BTW, I may be one of the tiny handful of USAians who have read the Geneva Conventions and Protocols in their entirety. The “interpretations” that justify indefinitely holding people in Gitmo as “illegal combatants” are not “interpretations” they are “lies” – the GC don’t say anything whether you have to be part of a declared war or wearing a uniform or a combatant or not. The terms used in the GC are completely different than the terms used in Washington – for obvious reasons. I don’t expect you to take my word for this; do your own research.

  6. says

    I’ve also been under the impression he couldn’t without:
    A) Congress approving it, and
    B) Finding a location that would accept them

    The “finding a location that would accept them” is bullshit, I hope you realize. A lot of the people in Gitmo should be sent home – hopefully they’d be accepted there.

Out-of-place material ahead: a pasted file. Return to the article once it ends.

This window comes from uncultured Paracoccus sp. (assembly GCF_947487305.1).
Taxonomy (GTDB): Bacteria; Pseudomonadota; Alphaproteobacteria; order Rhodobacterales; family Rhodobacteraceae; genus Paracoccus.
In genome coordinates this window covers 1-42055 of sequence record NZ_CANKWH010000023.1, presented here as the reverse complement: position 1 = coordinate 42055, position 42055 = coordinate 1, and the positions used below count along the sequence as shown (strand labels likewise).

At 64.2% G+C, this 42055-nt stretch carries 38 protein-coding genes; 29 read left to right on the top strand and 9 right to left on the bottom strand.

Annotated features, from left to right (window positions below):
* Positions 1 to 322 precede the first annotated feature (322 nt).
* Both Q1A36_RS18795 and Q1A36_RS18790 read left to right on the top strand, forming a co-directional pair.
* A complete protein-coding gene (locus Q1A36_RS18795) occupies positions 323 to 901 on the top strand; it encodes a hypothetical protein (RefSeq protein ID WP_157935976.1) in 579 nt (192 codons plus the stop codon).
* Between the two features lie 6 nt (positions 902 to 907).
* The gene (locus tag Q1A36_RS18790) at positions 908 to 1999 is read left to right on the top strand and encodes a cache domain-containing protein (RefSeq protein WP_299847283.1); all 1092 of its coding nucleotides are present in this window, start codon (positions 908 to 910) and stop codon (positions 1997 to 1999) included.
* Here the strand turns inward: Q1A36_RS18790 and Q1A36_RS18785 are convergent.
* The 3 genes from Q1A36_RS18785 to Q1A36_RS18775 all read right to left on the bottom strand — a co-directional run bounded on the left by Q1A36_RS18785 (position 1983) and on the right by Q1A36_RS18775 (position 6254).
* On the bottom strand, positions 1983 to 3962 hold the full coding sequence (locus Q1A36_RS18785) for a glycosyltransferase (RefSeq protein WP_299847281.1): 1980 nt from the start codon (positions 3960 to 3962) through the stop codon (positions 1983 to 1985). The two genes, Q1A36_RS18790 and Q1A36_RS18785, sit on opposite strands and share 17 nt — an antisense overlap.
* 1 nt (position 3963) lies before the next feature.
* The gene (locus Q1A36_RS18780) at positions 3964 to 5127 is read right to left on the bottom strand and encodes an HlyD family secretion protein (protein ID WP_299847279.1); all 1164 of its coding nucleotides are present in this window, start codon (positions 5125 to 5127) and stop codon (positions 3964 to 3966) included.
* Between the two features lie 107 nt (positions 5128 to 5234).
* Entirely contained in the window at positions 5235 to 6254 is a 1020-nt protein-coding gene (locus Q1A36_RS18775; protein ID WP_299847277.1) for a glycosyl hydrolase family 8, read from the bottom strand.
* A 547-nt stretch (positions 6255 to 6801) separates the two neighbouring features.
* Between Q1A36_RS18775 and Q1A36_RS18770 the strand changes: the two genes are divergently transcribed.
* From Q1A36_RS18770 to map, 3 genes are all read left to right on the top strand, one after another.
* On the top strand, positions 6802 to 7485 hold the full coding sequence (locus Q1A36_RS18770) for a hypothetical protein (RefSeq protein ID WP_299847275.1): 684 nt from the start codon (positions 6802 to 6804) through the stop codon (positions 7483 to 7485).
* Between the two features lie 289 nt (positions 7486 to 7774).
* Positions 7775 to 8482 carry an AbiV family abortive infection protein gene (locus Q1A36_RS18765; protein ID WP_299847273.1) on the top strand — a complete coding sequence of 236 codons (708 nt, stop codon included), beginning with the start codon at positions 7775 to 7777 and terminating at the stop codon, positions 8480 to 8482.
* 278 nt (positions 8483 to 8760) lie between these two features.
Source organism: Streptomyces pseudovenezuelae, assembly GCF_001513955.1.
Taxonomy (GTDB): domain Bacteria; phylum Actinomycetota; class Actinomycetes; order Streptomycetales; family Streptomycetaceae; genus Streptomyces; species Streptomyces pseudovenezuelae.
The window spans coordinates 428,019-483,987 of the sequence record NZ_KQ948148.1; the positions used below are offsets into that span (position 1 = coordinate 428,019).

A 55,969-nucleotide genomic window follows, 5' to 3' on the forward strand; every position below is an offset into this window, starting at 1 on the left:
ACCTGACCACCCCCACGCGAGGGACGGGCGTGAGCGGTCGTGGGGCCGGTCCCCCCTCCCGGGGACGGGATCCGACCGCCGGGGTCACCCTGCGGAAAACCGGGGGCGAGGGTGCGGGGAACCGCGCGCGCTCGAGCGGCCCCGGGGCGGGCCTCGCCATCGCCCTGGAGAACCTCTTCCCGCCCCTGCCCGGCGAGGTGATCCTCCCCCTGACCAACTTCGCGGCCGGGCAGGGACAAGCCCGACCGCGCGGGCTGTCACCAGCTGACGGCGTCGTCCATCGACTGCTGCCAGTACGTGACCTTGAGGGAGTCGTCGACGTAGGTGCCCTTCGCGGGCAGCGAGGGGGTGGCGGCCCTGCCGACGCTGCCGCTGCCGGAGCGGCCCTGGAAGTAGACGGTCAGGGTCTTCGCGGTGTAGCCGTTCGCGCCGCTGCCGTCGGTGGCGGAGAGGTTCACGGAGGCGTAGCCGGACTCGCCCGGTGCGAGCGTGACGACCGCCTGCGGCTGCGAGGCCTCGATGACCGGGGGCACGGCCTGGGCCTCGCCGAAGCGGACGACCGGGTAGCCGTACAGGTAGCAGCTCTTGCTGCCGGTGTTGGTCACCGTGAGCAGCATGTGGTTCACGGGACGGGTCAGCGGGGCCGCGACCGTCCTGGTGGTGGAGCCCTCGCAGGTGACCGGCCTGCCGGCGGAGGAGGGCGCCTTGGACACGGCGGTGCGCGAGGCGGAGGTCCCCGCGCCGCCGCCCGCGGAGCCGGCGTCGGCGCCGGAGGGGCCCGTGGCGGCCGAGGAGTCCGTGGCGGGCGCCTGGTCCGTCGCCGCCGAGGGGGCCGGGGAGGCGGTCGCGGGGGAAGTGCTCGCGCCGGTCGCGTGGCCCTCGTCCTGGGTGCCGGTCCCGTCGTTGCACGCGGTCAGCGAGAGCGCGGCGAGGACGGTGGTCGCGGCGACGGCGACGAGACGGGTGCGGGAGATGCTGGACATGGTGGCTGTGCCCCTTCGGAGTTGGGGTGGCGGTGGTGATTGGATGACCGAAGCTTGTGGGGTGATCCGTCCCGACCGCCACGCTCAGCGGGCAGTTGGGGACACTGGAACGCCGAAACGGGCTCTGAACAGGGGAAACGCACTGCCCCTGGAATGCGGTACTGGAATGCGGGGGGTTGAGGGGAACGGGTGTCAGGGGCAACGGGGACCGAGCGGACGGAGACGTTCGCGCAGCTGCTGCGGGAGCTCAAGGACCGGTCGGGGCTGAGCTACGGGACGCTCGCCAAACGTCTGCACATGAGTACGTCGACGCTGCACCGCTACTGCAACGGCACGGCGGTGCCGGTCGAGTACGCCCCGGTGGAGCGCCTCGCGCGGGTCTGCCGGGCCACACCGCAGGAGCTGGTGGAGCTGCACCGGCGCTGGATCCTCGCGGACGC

There are a few people like KSM who actually have been implicated in conspiracy to commit murder, etc. The case against KSM would be better than that against someone like that idiot Moussaoui, except that they can’t try him because any evidence they have against him is tainted by torture.

    The government has stupidly checkmated itself and is unwilling to just admit it and move on. What should they do? Let ‘em all go. Send them home. Even KSM. What’s he going to do? Seriously. They’re individuals. They’re not all-powerful godninjas that are going to do any damage more severe than the international relations damage Gitmo is constantly doing. If they just let ‘em go and shut it down and give the victims a bunch of cash as a way of saying “sorry!” (maybe don’t give KSM a cash settlement, OK, how’s that for mean?) Let them go write their memoirs.